Take the 2-minute tour ×
Stack Overflow is a question and answer site for professional and enthusiast programmers. It's 100% free, no registration required.

I'm using sphinx to auto-generate html pages. The Table of Contents is really long so I'm trying to add a new html class (among other things) to the toctree's div so I can use a javascript library. Basically wanting to change how the toctree generates its HTML.

I've found the globaltoc.html file, put it in the _templates folder and uncommented the template_path in conf.py.

This is the file in the _templates directory.

{% extends '!globaltoc.html' %}

<div class="toctree-wrapper compound dhtmlxTree" id="toc", setImagePath="_static/imgs/csh_dhx_skyblue/">

{{ toctree() }}
</div>

If I'm doing this completely wrong please tell me another way to do this. I'd like to be able to this in pure reST, but it doesn't seem possible. I've looked at the limited examples on Sphinx templating and this is all I can find.

The overall goal of this is to use dhtmlxTree for use with a very large tree. I've already added the required .js files and .css files to layout.html. I just need the div that contains the toctree to have the class I need. I can get the results I need by editing it manually, now i need to automate it.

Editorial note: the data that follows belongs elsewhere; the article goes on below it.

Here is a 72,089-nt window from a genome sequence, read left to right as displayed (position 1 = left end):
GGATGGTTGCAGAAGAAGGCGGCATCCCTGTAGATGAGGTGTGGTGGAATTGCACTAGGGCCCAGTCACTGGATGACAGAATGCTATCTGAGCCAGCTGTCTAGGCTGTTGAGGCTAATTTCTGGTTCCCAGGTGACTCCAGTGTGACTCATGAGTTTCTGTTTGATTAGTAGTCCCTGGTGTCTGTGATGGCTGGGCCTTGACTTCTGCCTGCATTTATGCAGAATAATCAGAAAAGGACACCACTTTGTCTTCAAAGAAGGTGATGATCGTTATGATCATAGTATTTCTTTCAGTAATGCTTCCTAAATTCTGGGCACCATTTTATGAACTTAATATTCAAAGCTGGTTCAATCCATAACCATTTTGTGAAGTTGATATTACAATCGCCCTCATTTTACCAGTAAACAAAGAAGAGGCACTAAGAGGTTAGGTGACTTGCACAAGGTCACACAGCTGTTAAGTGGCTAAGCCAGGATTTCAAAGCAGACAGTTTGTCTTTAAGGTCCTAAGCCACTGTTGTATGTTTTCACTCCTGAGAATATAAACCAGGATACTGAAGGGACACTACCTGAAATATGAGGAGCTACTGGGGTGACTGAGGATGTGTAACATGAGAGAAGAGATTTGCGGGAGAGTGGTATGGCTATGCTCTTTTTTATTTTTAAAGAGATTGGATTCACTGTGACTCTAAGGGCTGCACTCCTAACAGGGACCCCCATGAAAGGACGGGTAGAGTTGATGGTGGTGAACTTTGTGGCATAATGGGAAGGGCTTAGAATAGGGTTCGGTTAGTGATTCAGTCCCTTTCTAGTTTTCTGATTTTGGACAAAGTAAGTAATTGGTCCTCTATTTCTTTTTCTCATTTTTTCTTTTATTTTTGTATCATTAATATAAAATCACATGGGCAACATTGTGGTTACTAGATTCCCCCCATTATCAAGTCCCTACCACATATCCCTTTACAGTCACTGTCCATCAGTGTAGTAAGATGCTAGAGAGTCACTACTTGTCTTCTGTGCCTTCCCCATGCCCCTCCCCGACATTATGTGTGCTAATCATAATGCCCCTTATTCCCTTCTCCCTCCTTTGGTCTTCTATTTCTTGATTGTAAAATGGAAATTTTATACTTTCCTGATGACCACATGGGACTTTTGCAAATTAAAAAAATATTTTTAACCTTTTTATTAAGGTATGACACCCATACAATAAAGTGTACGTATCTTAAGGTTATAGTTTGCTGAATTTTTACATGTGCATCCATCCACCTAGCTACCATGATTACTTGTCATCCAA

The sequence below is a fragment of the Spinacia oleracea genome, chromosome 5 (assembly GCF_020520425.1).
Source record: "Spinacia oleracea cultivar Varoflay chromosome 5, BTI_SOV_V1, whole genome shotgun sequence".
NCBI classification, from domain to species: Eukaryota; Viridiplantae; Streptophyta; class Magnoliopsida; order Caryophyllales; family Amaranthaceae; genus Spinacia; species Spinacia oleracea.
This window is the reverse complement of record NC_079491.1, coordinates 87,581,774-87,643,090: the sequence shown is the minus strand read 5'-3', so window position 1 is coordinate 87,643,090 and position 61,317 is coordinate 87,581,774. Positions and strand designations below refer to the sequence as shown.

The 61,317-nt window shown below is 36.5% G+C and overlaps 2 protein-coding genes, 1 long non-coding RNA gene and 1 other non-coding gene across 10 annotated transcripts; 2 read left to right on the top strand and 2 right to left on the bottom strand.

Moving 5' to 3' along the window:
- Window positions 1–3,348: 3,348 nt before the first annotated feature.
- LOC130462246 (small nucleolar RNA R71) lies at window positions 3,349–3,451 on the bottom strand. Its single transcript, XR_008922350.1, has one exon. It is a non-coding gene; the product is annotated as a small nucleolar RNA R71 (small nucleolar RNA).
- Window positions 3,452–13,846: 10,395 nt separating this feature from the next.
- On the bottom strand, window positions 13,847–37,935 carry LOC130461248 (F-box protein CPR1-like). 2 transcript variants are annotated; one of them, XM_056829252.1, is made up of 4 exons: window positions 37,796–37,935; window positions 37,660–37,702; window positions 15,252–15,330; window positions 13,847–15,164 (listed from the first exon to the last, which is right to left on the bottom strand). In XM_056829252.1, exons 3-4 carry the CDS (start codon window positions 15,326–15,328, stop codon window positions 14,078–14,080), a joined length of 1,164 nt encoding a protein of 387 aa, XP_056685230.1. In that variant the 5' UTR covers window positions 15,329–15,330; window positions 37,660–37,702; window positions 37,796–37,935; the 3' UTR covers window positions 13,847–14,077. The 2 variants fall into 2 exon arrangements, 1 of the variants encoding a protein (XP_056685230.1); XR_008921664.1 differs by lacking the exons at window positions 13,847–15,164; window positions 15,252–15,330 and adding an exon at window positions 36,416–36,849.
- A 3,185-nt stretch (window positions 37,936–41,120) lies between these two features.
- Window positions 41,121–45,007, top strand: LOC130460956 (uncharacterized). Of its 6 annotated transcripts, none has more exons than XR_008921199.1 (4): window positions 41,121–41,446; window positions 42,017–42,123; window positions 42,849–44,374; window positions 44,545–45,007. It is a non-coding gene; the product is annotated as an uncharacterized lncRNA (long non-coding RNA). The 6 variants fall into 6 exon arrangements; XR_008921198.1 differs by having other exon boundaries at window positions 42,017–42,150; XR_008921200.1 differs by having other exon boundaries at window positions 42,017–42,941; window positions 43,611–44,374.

Thanks for your help.

share|improve this question

1 Answer 1

up vote 3 down vote accepted

I believe there are two possible solutions to my problem:

  1. Using Jinja templates to write the javascript and the bulleted list. Currently, I'm not familiar with using the recursive Jinja flag. So this solution, while possible, may cause me more frustration than the second solution.

  2. Simply reducing the :maxdepth: attribute for the toctree directive. It was set to 4. Reducing this number makes the Table of Contents smaller and therefore easier to read.

After thinking about the need to see all the layers, I realized it was just silly and it reduced the usefulness of the Table of Contents. So I just reduced the :maxdepth: to 2 and everything is back to the simplicity that reST and Sphinx offers.

Better design trumps the cool factor every time.

share|improve this answer
2  
I also prefer solution #2 (reducing :maxdepth:). You're on the right track with solution #1 though if you wanted to go that route. –  Kevin Horn Dec 9 '11 at 19:21

Your Answer

 
discard

By posting your answer, you agree to the privacy policy and terms of service.

Not the answer you're looking for? Browse other questions tagged or ask your own question.